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Preventing Corruption Insiders Guide Every Ethics Leader Needs

Are you able to measure the performance of your organisation's anti-corruption culture and is the coordination of your communication strategy and engagement with staff, partners and suppliers adequate enough to make an impact in reducing your bribery and corruption risk?


If we are to preserve culture we must continue to create it


To examine and understand an organisation's anti-corruption culture or whether it meets your perception of its impact and how it protects organisation revenues, you must consistently measure performance against your organisation anti-corruption approach and communication.


ETHICAL RESPONSE Vs ANTI-CORRUPTION CULTURE

Where an organisation's ethical response doesn't match what it aspires to achieve in creating an anti-corruption environment then it is unlikely that it will be able to build a sustainable culture.


Where there is evidence of improper conduct or poor performance in dealing with ethical issues, then an unethical culture or behaviour is likely to be tolerated. This type of behaviour will limit the engagement and interest of staff or suppliers in reporting suspicions of fraud that will ultimately leave an organisation with a limited understanding of what its risk picture is. Examples of such behaviour might include:

  • Ethical issues that are reported through line management that aren't addressed

  • Whistleblower reports that aren't appropriately dealt with or an individual is targeted by the organisation through bullying or intimidation.

  • Improper treatment of suppliers or abuse of procurement route

  • using conflicts of interest or corrupt activities in obtaining or retaining contracts

DESIGN OUT FRAUD

Where an organisation communicates a strong message that an organisation takes corruption seriously, highlighting the types of corruption and associated fraud or financial crime that it is being targeted by and where there is a proactive response and a greater chance that individuals will be caught, then it is likely that fraud and financial loss will reduce. Key areas of communication an anti-fraud message might include:

  • During the onboarding process, confirming conflicts of interest, ability to perform contracts and assessing a vendors own anti-fraud culture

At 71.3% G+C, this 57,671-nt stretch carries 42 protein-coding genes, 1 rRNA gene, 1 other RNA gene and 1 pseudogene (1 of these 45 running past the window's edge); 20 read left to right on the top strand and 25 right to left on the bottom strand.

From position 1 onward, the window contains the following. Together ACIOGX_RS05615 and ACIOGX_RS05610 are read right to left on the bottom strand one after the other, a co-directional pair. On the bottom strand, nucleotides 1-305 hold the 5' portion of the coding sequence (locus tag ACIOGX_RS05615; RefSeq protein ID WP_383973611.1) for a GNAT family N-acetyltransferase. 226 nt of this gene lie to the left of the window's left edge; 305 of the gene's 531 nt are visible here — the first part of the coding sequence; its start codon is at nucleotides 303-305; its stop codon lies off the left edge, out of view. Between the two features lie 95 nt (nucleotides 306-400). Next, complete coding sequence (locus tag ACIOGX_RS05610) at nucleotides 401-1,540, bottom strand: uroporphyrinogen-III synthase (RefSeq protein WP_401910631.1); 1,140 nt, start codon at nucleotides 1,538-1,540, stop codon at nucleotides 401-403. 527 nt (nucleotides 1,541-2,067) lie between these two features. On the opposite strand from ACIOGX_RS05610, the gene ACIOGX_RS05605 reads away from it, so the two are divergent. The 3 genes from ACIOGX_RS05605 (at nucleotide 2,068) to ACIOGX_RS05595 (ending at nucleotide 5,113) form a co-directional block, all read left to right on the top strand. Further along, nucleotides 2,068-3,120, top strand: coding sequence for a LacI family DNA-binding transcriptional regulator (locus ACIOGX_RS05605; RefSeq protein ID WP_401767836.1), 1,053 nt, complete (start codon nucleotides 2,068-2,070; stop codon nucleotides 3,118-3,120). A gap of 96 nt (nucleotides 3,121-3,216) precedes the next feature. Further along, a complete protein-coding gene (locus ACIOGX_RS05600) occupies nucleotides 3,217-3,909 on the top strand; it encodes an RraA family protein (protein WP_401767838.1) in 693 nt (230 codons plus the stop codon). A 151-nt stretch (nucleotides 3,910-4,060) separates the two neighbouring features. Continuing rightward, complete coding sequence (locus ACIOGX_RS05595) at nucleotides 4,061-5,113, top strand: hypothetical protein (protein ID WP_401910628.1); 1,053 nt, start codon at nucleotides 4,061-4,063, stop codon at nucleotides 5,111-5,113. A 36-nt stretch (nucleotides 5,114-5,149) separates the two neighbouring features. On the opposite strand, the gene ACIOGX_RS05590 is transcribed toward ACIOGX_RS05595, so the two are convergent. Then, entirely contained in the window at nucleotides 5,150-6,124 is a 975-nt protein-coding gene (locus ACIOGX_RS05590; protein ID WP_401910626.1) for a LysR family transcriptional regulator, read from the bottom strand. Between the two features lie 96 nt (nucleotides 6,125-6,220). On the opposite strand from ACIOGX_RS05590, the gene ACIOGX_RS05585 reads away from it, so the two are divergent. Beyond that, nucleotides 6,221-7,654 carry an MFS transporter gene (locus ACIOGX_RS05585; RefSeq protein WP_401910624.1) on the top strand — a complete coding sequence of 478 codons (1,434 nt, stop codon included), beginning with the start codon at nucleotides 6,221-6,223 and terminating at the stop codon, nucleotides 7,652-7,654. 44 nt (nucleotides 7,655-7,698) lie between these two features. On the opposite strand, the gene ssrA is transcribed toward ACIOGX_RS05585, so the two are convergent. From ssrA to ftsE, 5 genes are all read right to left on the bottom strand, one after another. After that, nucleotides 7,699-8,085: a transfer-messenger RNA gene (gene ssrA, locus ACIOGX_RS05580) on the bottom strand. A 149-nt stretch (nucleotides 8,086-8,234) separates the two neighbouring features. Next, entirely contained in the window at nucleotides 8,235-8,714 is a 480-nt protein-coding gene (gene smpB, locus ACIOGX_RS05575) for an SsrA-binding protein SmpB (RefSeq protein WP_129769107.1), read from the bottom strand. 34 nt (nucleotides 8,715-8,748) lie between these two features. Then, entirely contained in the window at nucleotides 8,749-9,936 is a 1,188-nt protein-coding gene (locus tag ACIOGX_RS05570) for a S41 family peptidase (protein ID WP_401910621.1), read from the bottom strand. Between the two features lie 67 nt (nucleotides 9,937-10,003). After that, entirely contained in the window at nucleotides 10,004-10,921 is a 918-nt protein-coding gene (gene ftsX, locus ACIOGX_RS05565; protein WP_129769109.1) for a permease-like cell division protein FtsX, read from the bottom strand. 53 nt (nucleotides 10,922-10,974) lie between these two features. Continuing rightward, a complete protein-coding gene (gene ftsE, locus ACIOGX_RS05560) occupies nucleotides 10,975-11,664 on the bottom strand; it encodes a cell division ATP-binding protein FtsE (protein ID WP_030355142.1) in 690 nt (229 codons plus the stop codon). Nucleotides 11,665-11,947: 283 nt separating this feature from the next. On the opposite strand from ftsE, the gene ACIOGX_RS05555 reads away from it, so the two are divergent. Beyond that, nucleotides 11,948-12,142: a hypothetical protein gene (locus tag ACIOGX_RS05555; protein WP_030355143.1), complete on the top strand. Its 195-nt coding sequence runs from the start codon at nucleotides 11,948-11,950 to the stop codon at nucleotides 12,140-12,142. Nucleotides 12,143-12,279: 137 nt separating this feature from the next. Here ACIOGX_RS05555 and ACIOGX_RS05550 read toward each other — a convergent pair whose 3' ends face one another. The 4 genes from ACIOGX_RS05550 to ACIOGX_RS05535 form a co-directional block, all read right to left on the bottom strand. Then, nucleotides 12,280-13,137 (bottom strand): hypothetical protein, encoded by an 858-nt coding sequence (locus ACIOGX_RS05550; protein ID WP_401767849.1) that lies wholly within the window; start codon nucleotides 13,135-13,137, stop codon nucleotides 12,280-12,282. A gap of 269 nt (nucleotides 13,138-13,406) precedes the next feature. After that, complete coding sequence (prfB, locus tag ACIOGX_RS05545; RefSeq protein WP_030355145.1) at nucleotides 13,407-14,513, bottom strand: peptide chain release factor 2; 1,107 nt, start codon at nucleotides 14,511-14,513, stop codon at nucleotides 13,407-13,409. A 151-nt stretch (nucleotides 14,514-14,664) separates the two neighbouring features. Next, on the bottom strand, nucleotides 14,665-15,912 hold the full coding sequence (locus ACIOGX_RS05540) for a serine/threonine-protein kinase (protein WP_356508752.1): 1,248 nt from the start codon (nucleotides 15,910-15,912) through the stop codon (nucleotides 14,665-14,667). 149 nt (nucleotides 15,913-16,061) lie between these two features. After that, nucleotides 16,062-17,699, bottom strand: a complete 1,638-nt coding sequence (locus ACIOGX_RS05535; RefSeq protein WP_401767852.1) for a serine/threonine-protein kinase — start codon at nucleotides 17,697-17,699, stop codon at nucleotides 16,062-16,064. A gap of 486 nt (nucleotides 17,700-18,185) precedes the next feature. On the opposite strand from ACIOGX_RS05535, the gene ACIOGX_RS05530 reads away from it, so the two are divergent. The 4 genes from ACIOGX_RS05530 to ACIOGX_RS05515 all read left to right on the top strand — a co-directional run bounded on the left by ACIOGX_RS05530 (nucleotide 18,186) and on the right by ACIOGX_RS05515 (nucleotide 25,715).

• Training and awareness provided to staff and suppliers that outline key typologies of fraud and where to report it

  • Ensuring that there are clauses within the contract that include anti-fraud and anti-bribery clauses, competition clauses to mitigate bid rigging, audit clauses, sub-contractor approval clauses

  • Financial, procurement and quality controls including 5 way matches before invoices are approved

  • Ability of an organisation to receive and respond to reports of suspicions of fraud or irregularity from staff, suppliers or consultants

  • Strong recruitment procedures to ensure that individuals with conflicts of interest or fraud risk are identified

CREATING AN ANTI-CORRUPTION CULTURE


Enhancing the culture of an organisation requires the coordinated construction of a communication strategy that builds on various aspects of an organisations intention to engage all staff, partners and suppliers in its drive to identify and mitigate risk. When planning and developing a communication strategy to build organisational culture, a number of areas should be considered:


  • Leadership, ownership and responsibility for the organisation's anti-corruption culture and strategy that includes demonstrating the tone from the top, setting an example for ethical conduct

  • Communication with staff and suppliers including a reporting process for risk, having a whistleblower protection policy and education and awareness that outlines an organisations risk and their approach to mitigation

  • Internal engagement with staff that might include anti-corruption forums, having an anti-corruption platform and central library that hosts organisation policies, messages and other communication

  • Supplier engagement including briefing, reporting process and visits to support their engagement with your organisation's anti-corruption approach

  • External engagement and communication including involvement with local, national or international forums to support and enhance an organisation anti-fraud focus

  • Anonymised feedback process that supports early risk identification and measurement of culture

  • Success measurement and performance indicators are an important part of monitoring and reporting positive outputs of the anti-corruption culture including areas that can assist its development

CONCLUSION

Communication and engagement with staff, suppliers, partners and third parties is integral in building an organisations anti-corruption culture. Publishing policies isn't enough and anti-corruption efforts should focus, not only on interaction with individuals but also look at how staff can be involved and drive an organisation's approach. After all, it is an organisations staff that understand where the challenges and weaknesses are within an organisations systems and controls.


So where do you start, is the challenge too big or do you need external guidance. Is doing nothing an option?


To assist organisations to understand their risk picture Global Risk Alliance has numerous free templates and resources that assist professionals to assess their risk.